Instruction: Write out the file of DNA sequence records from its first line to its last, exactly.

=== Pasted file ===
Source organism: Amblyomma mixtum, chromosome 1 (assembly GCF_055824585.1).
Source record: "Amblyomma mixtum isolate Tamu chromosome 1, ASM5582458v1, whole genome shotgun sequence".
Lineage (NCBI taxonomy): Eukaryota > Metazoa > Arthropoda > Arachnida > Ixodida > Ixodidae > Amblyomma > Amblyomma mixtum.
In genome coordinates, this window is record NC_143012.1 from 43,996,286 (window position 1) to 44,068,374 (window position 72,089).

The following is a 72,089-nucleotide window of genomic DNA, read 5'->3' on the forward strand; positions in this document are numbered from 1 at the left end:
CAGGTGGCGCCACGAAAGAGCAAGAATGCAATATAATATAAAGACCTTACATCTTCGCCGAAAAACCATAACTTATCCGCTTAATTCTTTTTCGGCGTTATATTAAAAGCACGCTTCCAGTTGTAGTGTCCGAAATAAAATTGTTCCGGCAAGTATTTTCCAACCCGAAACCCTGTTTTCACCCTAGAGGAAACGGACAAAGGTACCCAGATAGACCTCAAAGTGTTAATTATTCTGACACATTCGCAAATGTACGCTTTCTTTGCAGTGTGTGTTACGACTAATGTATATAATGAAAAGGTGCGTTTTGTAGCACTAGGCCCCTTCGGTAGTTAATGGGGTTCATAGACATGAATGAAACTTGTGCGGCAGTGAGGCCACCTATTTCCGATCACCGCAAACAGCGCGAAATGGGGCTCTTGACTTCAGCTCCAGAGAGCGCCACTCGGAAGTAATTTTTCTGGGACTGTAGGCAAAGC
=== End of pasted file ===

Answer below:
Source organism: Amblyomma mixtum, chromosome 1 (assembly GCF_055824585.1).
Source record: "Amblyomma mixtum isolate Tamu chromosome 1, ASM5582458v1, whole genome shotgun sequence".
Lineage (NCBI taxonomy): Eukaryota > Metazoa > Arthropoda > Arachnida > Ixodida > Ixodidae > Amblyomma > Amblyomma mixtum.
In genome coordinates, this window is record NC_143012.1 from 43,996,286 (window position 1) to 44,068,374 (window position 72,089).

The following is a 72,089-nucleotide window of genomic DNA, read 5'->3' on the forward strand; positions in this document are numbered from 1 at the left end:
CAGGTGGCGCCACGAAAGAGCAAGAATGCAATATAATATAAAGACCTTACATCTTCGCCGAAAAACCATAACTTATCCGCTTAATTCTTTTTCGGCGTTATATTAAAAGCACGCTTCCAGTTGTAGTGTCCGAAATAAAATTGTTCCGGCAAGTATTTTCCAACCCGAAACCCTGTTTTCACCCTAGAGGAAACGGACAAAGGTACCCAGATAGACCTCAAAGTGTTAATTATTCTGACACATTCGCAAATGTACGCTTTCTTTGCAGTGTGTGTTACGACTAATGTATATAATGAAAAGGTGCGTTTTGTAGCACTAGGCCCCTTCGGTAGTTAATGGGGTTCATAGACATGAATGAAACTTGTGCGGCAGTGAGGCCACCTATTTCCGATCACCGCAAACAGCGCGAAATGGGGCTCTTGACTTCAGCTCCAGAGAGCGCCACTCGGAAGTAATTTTTCTGGGACTGTAGGCAAAGC